Higher proportion of social housing in communities promotes tenant health, researchers say

Arbitrarily limiting the proportion of social housing in new developments reduces the amount of social housing available without providing any health benefits to tenants, researchers at the University of Otago, Wellington have found.

Researchers from the He Kainga Oranga Housing and Health Research Group at the University say that historically people have advocated for developments where public housing is limited to around 30% of total housing. This is based on development costs, as well as the idea that these proportions provide better social outcomes for public housing tenants.

Principal Investigator Dr. Elinor Chisholm

However, lead researcher Dr Elinor Chisholm says their recently published research found that social housing tenants living in areas with a higher proportion of social housing actually had better health outcomes.

Researchers used Stats NZ’s Integrated Data Infrastructure (IDI) to find people living in public housing at the 2013 census, then analyzed their health outcomes five years later by measuring their levels of hospitalizations, outpatient mental health consultations and pharmaceutical prescriptions.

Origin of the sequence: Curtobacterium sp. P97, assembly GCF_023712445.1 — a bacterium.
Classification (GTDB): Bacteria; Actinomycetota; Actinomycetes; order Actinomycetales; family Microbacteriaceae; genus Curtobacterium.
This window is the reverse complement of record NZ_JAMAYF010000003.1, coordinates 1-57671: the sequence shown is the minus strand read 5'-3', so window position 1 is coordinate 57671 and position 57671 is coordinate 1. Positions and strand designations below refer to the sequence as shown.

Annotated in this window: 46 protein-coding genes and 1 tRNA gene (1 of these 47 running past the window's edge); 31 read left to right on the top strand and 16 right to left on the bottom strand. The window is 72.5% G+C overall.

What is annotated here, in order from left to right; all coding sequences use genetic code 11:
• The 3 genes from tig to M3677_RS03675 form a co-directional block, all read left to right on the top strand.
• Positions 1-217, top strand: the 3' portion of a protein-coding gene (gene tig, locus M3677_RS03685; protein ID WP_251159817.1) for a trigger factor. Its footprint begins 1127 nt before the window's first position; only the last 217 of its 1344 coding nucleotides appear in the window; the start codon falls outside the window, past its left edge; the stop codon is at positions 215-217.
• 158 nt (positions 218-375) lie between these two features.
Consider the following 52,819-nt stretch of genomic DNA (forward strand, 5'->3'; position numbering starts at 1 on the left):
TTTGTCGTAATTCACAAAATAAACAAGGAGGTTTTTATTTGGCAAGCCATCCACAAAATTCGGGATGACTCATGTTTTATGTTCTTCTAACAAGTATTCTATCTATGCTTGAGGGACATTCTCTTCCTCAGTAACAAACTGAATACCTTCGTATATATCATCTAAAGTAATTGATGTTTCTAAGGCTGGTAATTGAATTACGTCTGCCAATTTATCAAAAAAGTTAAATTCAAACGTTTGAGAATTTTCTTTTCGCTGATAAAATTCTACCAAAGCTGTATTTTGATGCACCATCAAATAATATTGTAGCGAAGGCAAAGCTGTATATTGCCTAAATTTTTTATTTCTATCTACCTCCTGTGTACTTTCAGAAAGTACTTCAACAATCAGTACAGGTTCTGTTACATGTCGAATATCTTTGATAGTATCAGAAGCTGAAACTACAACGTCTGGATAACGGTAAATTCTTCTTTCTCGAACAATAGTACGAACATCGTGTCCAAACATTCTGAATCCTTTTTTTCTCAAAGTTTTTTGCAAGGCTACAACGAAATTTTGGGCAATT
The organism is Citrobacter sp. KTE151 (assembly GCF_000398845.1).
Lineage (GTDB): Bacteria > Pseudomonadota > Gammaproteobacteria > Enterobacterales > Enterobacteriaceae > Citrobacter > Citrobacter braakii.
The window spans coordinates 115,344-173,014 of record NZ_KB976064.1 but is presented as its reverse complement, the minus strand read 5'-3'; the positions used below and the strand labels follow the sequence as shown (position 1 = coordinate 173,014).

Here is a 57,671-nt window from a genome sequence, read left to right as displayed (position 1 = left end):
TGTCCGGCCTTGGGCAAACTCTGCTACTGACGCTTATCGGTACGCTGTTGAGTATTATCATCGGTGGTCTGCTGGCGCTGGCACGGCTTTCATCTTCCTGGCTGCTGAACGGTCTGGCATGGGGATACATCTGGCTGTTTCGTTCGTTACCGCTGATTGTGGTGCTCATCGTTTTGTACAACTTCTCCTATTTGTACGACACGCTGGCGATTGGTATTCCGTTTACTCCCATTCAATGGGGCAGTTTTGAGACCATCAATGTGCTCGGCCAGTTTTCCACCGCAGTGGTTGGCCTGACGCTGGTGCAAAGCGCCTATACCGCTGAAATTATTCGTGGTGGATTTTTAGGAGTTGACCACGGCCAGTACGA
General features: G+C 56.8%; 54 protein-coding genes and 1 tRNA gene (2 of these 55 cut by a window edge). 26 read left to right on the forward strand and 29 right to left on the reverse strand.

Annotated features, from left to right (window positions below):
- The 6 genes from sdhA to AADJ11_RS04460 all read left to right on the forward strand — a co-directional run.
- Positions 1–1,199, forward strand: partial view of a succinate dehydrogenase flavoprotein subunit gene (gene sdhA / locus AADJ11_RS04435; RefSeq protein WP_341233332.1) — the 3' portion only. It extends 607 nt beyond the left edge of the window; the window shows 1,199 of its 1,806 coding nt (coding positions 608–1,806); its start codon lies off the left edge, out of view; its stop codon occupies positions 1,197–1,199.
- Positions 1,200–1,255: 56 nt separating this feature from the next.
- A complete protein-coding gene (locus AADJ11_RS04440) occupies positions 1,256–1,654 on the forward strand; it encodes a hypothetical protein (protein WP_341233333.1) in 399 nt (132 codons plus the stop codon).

“As the proportion of public housing tenants in the local population increased, their rate of hospitalization decreased, as did the likelihood of them using outpatient mental health services and the number of prescriptions they received,” explains Dr. Chisholm.

“Planning for a greater proportion of social housing in streets and neighborhoods would not only benefit social housing tenants, it would result in more social housing overall, at a time when social housing are in high demand.”

Their modeling showed that the positive results were reversed where there were very high densities of social housing tenants in a neighborhood, but these were at much higher levels than would normally occur in New Zealand.

Image by Nevil Pierse 2022

Associate Professor Nevil Pierse

A co-author of the research, Associate Professor Nevil Pierse, says it makes sense to increase the proportion of social housing in new developments.

“There were still over 26,500 households on the waiting list for social housing in June 2022, despite recent increases in social housing supply.

“We urgently need to provide more social housing to allow people to live in dignity. Being housed is much more important for health than the proportion of social housing in the community.

Dr Chisholm says social housing tenants can benefit from living close to others like them by forming supportive communities with other low-income people and being in places closer to social services.

The study was large, with researchers analyzing the health outcomes of more than 152,000 people living in public housing in 2013. They were predominantly Maori (36%) or Pasifika (42%) and had an average income of just NZ$11,473 for the year 2013.


Does the proportion of public housing tenants in a community affect their well-being? Results from New Zealand: a retrospective cohort study using linked administrative data.

Elinor Chisholm, Oliver Robertson, Philippa Howden-Chapman and Nevil Pierse, University of Otago, Wellington.



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